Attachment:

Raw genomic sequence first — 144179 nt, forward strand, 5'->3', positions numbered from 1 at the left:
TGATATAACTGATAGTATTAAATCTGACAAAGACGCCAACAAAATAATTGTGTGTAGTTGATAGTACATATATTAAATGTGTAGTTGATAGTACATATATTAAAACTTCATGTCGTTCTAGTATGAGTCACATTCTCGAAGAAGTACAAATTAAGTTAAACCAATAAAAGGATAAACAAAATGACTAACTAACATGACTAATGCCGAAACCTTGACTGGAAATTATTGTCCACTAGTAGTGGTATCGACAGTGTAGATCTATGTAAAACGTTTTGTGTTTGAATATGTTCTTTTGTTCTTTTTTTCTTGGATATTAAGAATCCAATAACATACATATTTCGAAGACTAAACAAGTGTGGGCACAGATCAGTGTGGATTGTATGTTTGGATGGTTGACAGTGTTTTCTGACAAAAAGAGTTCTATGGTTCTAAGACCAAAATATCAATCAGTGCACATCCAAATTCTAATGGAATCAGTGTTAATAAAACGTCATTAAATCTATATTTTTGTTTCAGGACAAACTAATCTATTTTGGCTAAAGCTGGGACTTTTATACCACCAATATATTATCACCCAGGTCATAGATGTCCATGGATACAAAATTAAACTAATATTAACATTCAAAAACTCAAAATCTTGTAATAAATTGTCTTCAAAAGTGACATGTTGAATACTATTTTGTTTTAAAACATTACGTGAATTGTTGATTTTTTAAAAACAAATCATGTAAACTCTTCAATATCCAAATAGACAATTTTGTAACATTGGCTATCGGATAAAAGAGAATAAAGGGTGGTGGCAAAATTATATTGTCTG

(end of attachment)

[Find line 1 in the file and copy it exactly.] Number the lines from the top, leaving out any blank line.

Raw genomic sequence first — 144179 nt, forward strand, 5'->3', positions numbered from 1 at the left: